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Long-tailed shrike:

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Hoopoe on a Dhok tree:

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In the waters of the lakes were Ruddy shelducks, Wooly-necked storks, Grey herons, Common snipes, egrets, cormorants, darters, White ibis, Openbill storks, River terns, dozens of Common moorhen, plenty of Black-winged stilts, more White-breasted waterhen than I’ve cumulatively seen so far and intrepid Red-wattled lapwings that stalked right up to the jeeps hunting for insects dislodged by the tyres.

Wooly-necked stork:

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Black-winged stilt:

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Black-capped night heron:

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We noted that barbets were strangely absent, although Dr. R’s naturalist pointed out that Coppersmith barbets did occur and were heard in the summer. Junglefowl are conspicuously absent.

Indian Scops owl:

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On the drive from Sawai Madhopur to Jaipur (we took the more sensible route on the way back), we saw Bank mynas for the first time whilst stopping for chai.

Crested serpent eagle:

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Flora

The landscape of Ranthambore is dominated by the tiny-leaved Dhok tree (Anogeissus pendula). This species comprises a good seventy or eighty percent of the forest’s tree-count and is therefore ubiquitous. Next in terms of frequency are Babul or the Gum Arabic tree (Acacia nilotica) and the Flame of the forest (Butea monosperma).

Acacia nilotica:

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Stunted Khair trees (Acacia catechu) are also frequently encountered.

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On rocky slopes, the striking-looking Karaya Gum tree (Sterculia Urens) is commonly seen.

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Several fine specimens of banyan (Ficus bengalensis) are found throughout the park including the iconic one draping the entrance a little before the Jogi Mahal gate. An exceptionally large specimen occurs near the Jogi Mahal, but is out of bounds for tourists.

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Indian date palms (Phoenix sylvestris) are frequently met with. Tendu (Diospyros melanoxylon) is also encountered occasionally. Adusa (Adhatoda vasica) occurs in clumps in many places. The leaves, flowers and bark of this shrub find medicinal uses chiefly in the treatment of asthma.

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Large clumps of the cactus-like Euphorbia plant are also seen.

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A very common shrub in the Dhok forests is Grewia flavescens. At least that’s what I think it is. Our naturalist Satish identified the plant as Chameni in Hindi. I struggled to locate the binomial name and after considerable search, am leaning towards Grewia flavescens. This Grewia species is reputed to be a frequent associate of the Dhok and is supposedly commonly found in Ranthambore. The plant we saw is certainly found all over the place.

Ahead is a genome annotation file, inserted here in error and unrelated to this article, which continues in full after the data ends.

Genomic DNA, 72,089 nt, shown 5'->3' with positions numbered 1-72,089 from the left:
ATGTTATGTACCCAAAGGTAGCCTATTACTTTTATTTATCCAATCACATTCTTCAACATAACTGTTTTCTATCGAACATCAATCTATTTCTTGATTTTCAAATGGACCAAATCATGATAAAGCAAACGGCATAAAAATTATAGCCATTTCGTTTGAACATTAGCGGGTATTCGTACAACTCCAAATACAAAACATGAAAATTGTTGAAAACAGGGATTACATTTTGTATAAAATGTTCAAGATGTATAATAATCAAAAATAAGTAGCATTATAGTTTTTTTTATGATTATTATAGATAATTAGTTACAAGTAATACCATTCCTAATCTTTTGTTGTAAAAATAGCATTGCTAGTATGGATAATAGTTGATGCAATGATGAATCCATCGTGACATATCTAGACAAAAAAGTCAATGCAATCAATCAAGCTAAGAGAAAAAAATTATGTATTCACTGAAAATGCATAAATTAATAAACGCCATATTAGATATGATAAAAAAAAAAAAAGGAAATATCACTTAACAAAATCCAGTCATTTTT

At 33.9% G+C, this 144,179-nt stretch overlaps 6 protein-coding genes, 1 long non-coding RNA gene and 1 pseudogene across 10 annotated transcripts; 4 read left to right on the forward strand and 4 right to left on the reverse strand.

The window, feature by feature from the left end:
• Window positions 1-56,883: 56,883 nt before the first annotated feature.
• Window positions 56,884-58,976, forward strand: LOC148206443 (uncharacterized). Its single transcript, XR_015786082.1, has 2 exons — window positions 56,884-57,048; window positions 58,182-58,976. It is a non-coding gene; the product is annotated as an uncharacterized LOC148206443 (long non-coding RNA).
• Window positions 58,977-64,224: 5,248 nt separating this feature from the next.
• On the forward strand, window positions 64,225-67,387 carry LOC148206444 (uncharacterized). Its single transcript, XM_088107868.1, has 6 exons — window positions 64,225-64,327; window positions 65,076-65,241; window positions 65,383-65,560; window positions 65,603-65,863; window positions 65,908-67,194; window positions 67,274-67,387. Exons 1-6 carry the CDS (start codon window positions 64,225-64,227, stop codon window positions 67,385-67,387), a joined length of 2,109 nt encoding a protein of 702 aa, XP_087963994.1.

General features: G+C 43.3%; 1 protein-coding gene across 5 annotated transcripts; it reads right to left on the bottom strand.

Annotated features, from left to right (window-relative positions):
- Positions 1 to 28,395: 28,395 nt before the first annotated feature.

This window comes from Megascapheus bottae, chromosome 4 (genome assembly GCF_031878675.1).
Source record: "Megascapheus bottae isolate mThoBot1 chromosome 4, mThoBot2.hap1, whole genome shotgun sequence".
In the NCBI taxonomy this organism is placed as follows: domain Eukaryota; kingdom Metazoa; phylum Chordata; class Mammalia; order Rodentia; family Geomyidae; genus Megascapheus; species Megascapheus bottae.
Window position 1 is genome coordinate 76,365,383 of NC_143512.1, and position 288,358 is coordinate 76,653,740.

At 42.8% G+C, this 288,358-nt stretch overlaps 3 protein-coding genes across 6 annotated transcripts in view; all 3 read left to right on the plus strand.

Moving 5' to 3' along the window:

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The lakesides are lined with the aromatic Khus grass (Vetivaria zizznioides). Large patches of striking red Water velvet (Azolla pinnata) were found on the surfaces of some lakes. This is a species of tiny-leaved aquatic fern.

Birds:

  1. Asian pied starling
  2. Ashy-crowned sparrowlark
  3. Bank myna
  4. Long-tailed shrike
  5. Black-capped night heron
  6. Black drongo
  7. Black-shouldered kite
  8. Black-tailed godwit
  9. Black-winged stilt
  10. Blue rock dove
  11. Bluethroat
  12. Brown rock chat
  13. Cinereous tit
  14. Common iora
  15. Common kingfisher
  16. Common moorhen
  17. Common snipe
  18. Crested serpent eagle
  19. Darter
  20. Eurasian thick-knee
  21. Greater cormorant
  22. Greater coucal
  23. Grey francolin
  24. Grey heron
  25. Grey wagtail
  26. Hoopoe
  27. Indian Scops owl
  28. Indian vulture
  29. Long-tailed shrike
  30. Indian treepie
  31. Jungle babbler
  32. Large egret
  33. Large grey babbler
  34. Lesser flameback
  35. Little brown dove
  36. Little green heron
  37. Magpie robin
  38. Oriental honey buzzard
  39. Osprey
  40. Painted stork
  41. Peafowl
  42. Painted spurfowl
  43. Pied kingfisher
  44. Plain prinia
  45. Red-breasted flycatcher
  46. Red-wattled lapwing
  47. River tern
  48. Rose-ringed parakeet
  49. Ruddy shelduck
  50. Spotted dove
  51. Stonechat
  52. White-belloed drongo
  53. White-breasted waterhen
  54. White-browed fantail
  55. White-browed wagtail
  56. White ibis
  57. White-throated kingfisher
  58. White wagtail
  59. Wooly-necked stork
  60. Yellow-footed green pigeon

Mammals:

  1. Chinkara
  2. Chital
  3. Common langur
  4. Nilgai
  5. Ruddy mongoose
  6. Sambar
  7. Tiger

Reptiles:

  1. Marsh crocodile
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Kaziranga/Gibbon Wildlife Sanctuary, Dec 2014

Trip:       Kaziranga National Park/Hollongapar Gibbon Sanctuary

Camp:   Wildgrass (Kaziranga)/FRH (Gibbon)

Dates:   29 Dec ’14 – 1 Jan ‘15